To my mind

Finweek English Edition - - Front page - BY RIKUS DEL­PORT rikusd@fin­

THE WHEEL TURNS slowly but surely. To an out­sider it of­ten seems as if there’s lit­tle law or jus­tice in the case of whitecol­lar crime – prob­a­bly be­cause it takes so long be­fore a guilty party is pun­ished. For many of us, es­pe­cially in­vestors who lost money and who have had to look on while Peter Gar­dener and Rod Mitchell – the main char­ac­ters in the LeisureNet saga – were ap­par­ently still hap­pily liv­ing nor­mal lives, it looked as if the wheel of jus­tice had ground to a halt.

How­ever, last week – af­ter about seven years – both were fi­nally found guilty of fraud, so they should now spend a good few years be­hind bars.

That ex­tended process is in sharp con­trast to the speedy hear­ing, con­vic­tion and sen­tenc­ing to 25 years in jail of one of David Rat­tray’s mur­der­ers. In that crim­i­nal in­ves­ti­ga­tion and hear­ing it took a mere 10 days for the law to mete out pun­ish­ment.

It would be naïve to think that fraud and cor­rup­tion cases could be dealt with as quickly as mur­der. Com­mer­cial crime is much more dif­fi­cult to prove. That’s clear from the num­ber of high-profile cases that have dragged on for aeons.

At the be­gin­ning of this year we re­ported that al­leged fraud­sters such as Gary Por­ritt, Dave King, Jo­han My­burgh and Jeff Leven­stein have all been ar­rested – some more than four years ago – but their cases haven’t yet been heard.

Di­nesh Gi­h­wala, joint cu­ra­tor in the cur­rent Fi­den­tia case, has al­ready in­di­cated that it could take years to de­ter­mine the ex­tent of the al­leged mis­ap­pro­pri­a­tion of funds in SA’s latest case of al­leged cor­po­rate fraud.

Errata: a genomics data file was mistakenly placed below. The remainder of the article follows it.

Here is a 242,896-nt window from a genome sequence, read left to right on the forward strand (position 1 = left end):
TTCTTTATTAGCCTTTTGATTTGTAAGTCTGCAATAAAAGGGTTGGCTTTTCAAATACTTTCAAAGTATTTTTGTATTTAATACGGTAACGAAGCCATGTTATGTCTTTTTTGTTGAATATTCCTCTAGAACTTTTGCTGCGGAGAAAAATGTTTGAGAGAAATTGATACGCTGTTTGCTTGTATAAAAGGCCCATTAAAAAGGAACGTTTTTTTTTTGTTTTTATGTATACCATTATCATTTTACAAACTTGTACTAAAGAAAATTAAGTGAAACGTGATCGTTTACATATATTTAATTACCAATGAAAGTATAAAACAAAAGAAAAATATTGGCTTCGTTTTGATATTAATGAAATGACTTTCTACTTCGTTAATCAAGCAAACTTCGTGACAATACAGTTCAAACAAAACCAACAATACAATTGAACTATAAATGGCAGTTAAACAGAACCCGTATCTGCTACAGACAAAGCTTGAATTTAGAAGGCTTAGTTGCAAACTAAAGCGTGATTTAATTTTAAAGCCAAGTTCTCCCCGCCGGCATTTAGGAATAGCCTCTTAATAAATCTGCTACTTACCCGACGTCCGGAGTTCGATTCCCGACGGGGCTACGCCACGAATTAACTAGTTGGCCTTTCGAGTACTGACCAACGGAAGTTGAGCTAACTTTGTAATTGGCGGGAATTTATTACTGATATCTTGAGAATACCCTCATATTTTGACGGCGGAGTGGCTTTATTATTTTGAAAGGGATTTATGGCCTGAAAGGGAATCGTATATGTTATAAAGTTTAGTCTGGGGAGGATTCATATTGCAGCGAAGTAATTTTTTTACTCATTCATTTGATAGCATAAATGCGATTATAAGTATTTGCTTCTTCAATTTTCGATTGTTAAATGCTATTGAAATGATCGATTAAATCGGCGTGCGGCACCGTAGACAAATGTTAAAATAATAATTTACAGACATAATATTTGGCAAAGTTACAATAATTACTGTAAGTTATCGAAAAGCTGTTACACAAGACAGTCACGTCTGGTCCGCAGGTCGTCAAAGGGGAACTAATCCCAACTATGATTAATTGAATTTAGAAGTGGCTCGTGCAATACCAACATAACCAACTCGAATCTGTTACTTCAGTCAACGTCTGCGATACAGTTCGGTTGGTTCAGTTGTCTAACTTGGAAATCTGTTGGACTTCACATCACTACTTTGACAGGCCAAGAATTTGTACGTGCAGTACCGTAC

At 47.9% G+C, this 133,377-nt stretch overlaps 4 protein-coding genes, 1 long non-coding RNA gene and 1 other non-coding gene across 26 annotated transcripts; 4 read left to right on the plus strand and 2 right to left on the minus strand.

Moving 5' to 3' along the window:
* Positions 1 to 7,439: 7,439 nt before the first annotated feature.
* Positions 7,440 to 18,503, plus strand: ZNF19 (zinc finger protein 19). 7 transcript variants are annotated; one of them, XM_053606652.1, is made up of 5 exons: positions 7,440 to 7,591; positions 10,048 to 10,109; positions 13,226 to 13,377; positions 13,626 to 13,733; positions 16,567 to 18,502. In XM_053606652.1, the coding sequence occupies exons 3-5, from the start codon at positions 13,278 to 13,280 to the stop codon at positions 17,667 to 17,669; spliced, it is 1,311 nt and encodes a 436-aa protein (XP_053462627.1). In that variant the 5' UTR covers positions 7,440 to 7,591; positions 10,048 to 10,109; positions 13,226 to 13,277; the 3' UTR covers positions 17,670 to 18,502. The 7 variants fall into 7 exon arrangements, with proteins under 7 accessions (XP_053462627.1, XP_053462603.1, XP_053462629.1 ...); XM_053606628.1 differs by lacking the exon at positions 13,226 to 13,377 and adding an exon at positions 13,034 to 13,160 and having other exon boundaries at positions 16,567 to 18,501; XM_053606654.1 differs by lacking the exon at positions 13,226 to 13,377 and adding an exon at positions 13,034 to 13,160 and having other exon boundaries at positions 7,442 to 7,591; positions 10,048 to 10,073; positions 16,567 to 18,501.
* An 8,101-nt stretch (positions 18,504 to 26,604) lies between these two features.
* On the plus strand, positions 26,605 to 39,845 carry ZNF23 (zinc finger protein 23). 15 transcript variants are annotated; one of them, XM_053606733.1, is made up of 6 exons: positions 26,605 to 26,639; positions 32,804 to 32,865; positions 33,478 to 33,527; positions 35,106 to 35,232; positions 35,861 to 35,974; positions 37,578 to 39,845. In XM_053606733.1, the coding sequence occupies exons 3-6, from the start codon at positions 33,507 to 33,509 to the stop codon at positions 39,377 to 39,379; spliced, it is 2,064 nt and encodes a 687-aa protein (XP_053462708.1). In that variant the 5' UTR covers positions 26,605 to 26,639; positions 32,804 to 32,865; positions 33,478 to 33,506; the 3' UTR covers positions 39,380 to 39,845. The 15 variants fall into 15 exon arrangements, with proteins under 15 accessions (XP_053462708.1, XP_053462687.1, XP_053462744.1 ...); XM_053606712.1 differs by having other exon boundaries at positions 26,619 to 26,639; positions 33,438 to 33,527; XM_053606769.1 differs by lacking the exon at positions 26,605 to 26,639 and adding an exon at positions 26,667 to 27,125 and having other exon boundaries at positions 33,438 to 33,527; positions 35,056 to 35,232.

How­ever, it’s be­ing said that the Fi­nan­cial Ser­vices Board’s in­ves­ti­ga­tion, which has been pro­ceed­ing for six months, hasn’t been able to shed any light on the al­leged scan­dal.

To meet the re­quire­ments of a fair hear­ing, it’s im­por­tant for jus­tice to be served. How­ever, we have se­ri­ous reser­va­tions con­cern­ing the State’s abil­ity to achieve that. With an en­tire slew of high­pro­file cases that must come be­fore the courts this year, the State’s re­sources and skills – al­ready thinly spread – will be tested to the ut­most.

We re­ported ear­lier that SA’s law en­force­ment agen­cies’ rep­u­ta­tions are in the bal­ance. Agen­cies have al­ready shown that they have a suc­cess rate of around 90% when cases even­tu­ally reach the court, but many of those are set­tled through plea-bar­gain­ing, which is in­creas­ingly be­com­ing the norm.

The sys­tem al­lows “lesser” crim­i­nals to give ev­i­dence against and help con­vict the al­leged mas­ter­minds. For ex­am­ple, PSC Guar­an­teed Growth founder Jack Milne served less than a year of an eight-year sen­tence for his role in the fraud in which in­vestors lost mil­lions. In ex­change, Milne gave ev­i­dence against the al­leged mas­ter­mind.

But de­spite the ev­i­dence of Milne and of the com­pany’s so-called au­di­tor, Grant Ram­say, who also signed a plea-bar­gain­ing agree­ment, the State has not yet com­pleted its case against Gary Por­ritt. That raises the ques­tion of whether the pleabar­gain­ing sys­tem re­ally is a suc­cess.

Though a plea-bar­gain­ing sys­tem can cer­tainly play a use­ful role, it’s more im­por­tant for the skills and re­sources of agen­cies spe­cial­is­ing in com­mer­cial crime to be strength­ened and ex­panded so that it won’t be nec­es­sary for them to rely so heav­ily on the sys­tem. That, along with the in­tro­duc­tion of spe­cialised com­mer­cial crime courts, could help speed up tri­als.

If SA wants to show that it’s se­ri­ous about tack­ling com­mer­cial crime and cor­rup­tion, it will have to give ev­ery sup­port to those agen­cies re­spon­si­ble for bring­ing guilty par­ties to jus­tice.

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